Opening teaser: Postmodernism is on a crash course with Christianity. In fact, we’ve already collided. Here’s how to sort through the wreckage.
[Author’s note: Much of what follows builds upon what was discussed in “Truth Is a Strange Sort of Fiction: Part I & II” found in the last two issues of Solid Ground. To make the most out of what follows, review those thoughts before you begin. Read part 2 here.]
I started my discussion last time by making a dramatic claim. I said that if someone genuinely believed there was no objective truth, then it was impossible for him to be a Christian. I said this for two reasons. First, because a very particular understanding of “truth” is central to Jesus’ teaching. Second, because that view of truth is the very thing being rejected by postmodernism. Unless this challenge is answered, Jesus’ message will never rise above the status of a curious sideshow to an emerging culture.
How did this come to be? That’s where I would like to turn my attention next.
Back to the Ancients
For thousands of years, very educated people and very ordinary people shared a handful of common-sense beliefs about knowledge.
First, they believed in persons and in things, that is, they thought there were “knowers” (them) and things to be known (the outside world). Further, they were convinced that they were capable of knowing something about that mind-independent world “out there.”
The ancients believed they had access to the world through certain tools of discovery that would connect them to reality in a trustworthy way. Chief among these were the basic reliability of the senses and the fundamental principles of reason.
They also had a deep conviction there was guidance from the unseen world—revelation—that could shed light on the process. The Christian thinkers especially understood that since God knew everything, their own knowledge was always, in a sense, secondary to His. Their human knowledge ultimately depended on God who could speak and aid them in their quest for truth.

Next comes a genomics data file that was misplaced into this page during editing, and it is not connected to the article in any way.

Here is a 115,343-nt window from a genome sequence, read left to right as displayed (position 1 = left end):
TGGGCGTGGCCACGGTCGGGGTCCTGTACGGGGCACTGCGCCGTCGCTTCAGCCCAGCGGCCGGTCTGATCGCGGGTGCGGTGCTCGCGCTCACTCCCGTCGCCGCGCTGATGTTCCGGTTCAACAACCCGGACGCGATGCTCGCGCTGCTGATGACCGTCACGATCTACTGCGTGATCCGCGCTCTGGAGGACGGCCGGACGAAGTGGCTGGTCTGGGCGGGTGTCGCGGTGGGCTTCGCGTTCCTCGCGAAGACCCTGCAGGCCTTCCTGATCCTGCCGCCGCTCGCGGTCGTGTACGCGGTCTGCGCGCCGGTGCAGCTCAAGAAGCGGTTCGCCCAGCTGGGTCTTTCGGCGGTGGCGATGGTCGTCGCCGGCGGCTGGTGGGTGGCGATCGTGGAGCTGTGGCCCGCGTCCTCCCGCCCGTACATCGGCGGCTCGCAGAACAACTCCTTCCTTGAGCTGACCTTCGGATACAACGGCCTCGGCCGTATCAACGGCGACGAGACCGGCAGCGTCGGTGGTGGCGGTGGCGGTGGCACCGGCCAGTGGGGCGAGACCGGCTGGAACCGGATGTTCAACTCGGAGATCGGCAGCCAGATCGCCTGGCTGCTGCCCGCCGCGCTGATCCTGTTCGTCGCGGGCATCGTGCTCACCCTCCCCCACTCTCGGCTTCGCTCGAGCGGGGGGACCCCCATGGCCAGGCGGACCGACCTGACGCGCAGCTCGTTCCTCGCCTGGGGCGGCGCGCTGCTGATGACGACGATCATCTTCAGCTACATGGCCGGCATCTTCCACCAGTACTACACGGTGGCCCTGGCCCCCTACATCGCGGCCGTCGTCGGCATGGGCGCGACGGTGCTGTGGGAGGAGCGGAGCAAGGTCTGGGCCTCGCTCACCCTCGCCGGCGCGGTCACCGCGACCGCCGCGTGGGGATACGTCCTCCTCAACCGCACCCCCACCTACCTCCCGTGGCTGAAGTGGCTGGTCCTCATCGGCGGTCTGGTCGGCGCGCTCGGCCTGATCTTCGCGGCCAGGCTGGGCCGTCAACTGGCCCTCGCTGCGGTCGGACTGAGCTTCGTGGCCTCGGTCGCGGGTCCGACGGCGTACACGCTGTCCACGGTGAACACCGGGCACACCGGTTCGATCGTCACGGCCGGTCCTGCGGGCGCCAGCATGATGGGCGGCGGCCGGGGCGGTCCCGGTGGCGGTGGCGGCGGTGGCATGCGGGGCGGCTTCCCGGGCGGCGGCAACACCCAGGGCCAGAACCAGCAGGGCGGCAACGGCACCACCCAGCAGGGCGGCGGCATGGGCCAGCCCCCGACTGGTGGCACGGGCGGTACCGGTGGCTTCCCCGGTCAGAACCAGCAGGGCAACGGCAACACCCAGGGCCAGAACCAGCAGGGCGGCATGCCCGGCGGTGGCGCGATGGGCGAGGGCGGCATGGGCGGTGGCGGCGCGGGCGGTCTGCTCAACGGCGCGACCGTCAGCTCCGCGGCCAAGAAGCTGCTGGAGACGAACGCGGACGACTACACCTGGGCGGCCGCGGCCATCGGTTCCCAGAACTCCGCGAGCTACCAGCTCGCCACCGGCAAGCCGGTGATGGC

The Christian view, then, was an amalgam between revelation and reason. Early Christian thinkers called this “faith seeking understanding.” For them, trust in the reliability of God’s revelation went hand in hand with careful thinking. They were two sides of the same knowledge coin.
Each of these—trust in the senses, trust in reason, and trust in revelation—gave the ancients and the Medievals confidence they could form accurate beliefs about their world. They believed that if they explored the world carefully and reflected on it thoughtfully in light of the guidance of revelation, it was possible for them to know the world as it was in itself—not exhaustively, not perfectly, but accurately as far as it went.
These people were called realists because they believed there was a real world to be known and that they could know at least some of it correctly and truthfully.
In the Enlightenment era (roughly 1550 to the mid-1900s), this equation was radically altered. In a bold stroke, the moderns banished God—along with anything that claimed to be His revelation—and made man the autonomous center of the universe. James Emery White calls it the “second fall.”
The first fall led to God’s expulsion of humans from the Garden of Eden. The second fall occurred when we returned the favor [and] …ceased operating with any reference to a transcendent truth, much less a deity.[i]